Context: Obesity-related insulin resistance of glucose and lipid metabolism may also affect protein kinetics, notably at the muscle level.
Objective: We hypothesized that muscle protein response to insulin and amino acid is blunted during obesity.
Research design and methods: Total (Tot) and mitochondrial (Mit) muscle proteins fractional synthesis rates (FSR) together with whole-body protein kinetics (WB) have been determined in postabsorptive state (PA) and during a hyperinsulinemic, hyperaminoacidemic, euglycemic clamp by using a continuous infusion of (13)C-leucine in six obese and eight nonobese subjects.
Results: Responses of WB glucose disposal rate and protein breakdown to insulin and amino acid infusion were significantly lower in obese than in nonobese subjects (P < 0.05). In PA, Tot and Mit FSR were significantly lower (P < 0.05) in obese (Tot, 0.044 +/- 0.005% . h(-1); Mit, 0.064 +/- 0.008% . h(-1)) in comparison with nonobese subjects (Tot, 0.082 +/- 0.010% . h(-1); Mit, 0.140 +/- 0.006% . h(-1)). Tot FSR was similarly stimulated by insulin and amino acid in both groups (0.094 +/- 0.013 vs. 0.117 +/- 0.006% . h(-1), obese vs. nonobese; P < 0.05). Mit FSR was increased in nonobese subjects (0.179 +/- 0.007% . h(-1); P < 0.05) but not in obese subjects (0.078 +/- 0.012% . h(-1); P = not significant).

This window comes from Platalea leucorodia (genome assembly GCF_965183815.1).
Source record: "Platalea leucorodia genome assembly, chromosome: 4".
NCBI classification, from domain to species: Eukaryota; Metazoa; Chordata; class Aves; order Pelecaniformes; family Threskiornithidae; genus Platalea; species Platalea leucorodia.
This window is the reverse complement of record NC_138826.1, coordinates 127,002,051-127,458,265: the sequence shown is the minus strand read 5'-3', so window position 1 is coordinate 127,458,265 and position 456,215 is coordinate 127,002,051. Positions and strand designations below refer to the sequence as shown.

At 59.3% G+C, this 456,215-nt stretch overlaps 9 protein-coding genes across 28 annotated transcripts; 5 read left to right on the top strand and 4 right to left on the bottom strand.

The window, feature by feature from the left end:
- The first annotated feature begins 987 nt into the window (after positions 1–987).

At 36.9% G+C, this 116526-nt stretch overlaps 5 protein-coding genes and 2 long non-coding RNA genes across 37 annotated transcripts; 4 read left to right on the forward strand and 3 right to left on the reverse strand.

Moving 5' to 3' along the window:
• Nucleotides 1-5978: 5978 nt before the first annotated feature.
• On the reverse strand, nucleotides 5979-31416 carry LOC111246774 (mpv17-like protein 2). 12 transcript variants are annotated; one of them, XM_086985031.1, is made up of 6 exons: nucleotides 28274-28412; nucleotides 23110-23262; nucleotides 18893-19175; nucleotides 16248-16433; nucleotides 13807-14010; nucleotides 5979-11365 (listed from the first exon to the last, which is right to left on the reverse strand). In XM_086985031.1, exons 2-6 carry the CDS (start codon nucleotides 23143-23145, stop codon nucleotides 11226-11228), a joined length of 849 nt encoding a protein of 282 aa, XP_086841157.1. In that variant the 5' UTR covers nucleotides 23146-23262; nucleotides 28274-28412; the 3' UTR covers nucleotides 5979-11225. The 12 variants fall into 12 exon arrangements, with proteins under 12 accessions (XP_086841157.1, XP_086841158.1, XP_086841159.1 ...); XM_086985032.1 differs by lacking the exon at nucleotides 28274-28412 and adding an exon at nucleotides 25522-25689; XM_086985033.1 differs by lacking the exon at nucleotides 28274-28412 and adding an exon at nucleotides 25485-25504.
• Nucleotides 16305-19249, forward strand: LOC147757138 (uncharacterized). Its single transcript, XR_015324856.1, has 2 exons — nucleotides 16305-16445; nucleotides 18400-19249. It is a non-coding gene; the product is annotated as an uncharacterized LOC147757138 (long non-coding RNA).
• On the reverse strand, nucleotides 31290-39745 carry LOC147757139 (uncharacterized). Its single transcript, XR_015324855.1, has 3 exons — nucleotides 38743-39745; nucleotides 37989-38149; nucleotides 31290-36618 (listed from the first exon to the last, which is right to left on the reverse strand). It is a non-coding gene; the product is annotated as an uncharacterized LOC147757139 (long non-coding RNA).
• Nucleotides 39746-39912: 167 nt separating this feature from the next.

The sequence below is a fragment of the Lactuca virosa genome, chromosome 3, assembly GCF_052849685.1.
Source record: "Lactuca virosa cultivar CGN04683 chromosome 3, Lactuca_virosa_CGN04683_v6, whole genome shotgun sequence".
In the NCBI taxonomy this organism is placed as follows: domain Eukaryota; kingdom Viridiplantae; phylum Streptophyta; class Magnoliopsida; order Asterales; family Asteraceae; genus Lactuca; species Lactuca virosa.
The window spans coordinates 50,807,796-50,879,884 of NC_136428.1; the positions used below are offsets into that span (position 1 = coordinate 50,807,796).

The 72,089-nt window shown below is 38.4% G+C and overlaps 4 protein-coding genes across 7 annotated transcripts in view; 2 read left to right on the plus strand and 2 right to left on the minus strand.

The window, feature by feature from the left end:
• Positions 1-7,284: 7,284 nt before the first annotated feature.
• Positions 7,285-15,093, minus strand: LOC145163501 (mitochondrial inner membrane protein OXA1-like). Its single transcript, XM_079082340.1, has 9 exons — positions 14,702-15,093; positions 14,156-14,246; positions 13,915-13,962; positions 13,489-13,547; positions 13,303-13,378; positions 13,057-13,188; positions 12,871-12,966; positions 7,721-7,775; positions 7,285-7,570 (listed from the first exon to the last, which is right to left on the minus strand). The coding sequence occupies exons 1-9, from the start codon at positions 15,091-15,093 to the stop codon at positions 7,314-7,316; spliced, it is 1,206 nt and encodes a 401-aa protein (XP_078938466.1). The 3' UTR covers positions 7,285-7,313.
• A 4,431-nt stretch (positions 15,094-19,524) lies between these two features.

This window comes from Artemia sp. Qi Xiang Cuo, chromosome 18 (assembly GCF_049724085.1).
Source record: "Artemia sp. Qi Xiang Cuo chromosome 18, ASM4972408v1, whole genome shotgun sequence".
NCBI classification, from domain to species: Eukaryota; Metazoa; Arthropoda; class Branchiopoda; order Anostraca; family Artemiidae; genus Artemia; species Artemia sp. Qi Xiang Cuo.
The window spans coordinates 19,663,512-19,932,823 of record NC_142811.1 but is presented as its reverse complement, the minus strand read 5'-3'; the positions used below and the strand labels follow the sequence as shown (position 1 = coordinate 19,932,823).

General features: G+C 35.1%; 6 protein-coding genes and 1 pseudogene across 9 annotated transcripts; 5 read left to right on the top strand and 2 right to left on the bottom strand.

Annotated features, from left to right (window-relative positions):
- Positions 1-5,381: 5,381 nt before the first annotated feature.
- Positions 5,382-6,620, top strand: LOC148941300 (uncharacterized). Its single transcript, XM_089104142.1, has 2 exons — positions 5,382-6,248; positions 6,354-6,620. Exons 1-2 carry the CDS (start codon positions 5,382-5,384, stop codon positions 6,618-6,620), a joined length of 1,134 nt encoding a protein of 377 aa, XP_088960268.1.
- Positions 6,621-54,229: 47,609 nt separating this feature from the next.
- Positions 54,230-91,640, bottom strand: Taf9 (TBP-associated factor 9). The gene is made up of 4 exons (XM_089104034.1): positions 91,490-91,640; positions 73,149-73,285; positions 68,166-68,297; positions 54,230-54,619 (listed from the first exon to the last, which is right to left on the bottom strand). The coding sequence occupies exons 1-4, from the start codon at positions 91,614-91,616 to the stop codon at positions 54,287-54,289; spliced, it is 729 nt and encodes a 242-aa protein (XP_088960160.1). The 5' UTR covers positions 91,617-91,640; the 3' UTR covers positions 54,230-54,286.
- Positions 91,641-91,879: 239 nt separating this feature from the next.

Conclusions: The obesity-related impairment of protein metabolism is characterized by 1) a reduced turnover rate of skeletal muscle proteins in PA; 2) a lack of stimulation of mitochondrial protein synthesis by insulin and amino acid; and 3) a lower inhibition of WB proteolysis by insulin and amino acid. Alterations of selective muscle protein kinetics may predispose obese subjects to muscle metabolic dysfunction leading to type 2 diabetes.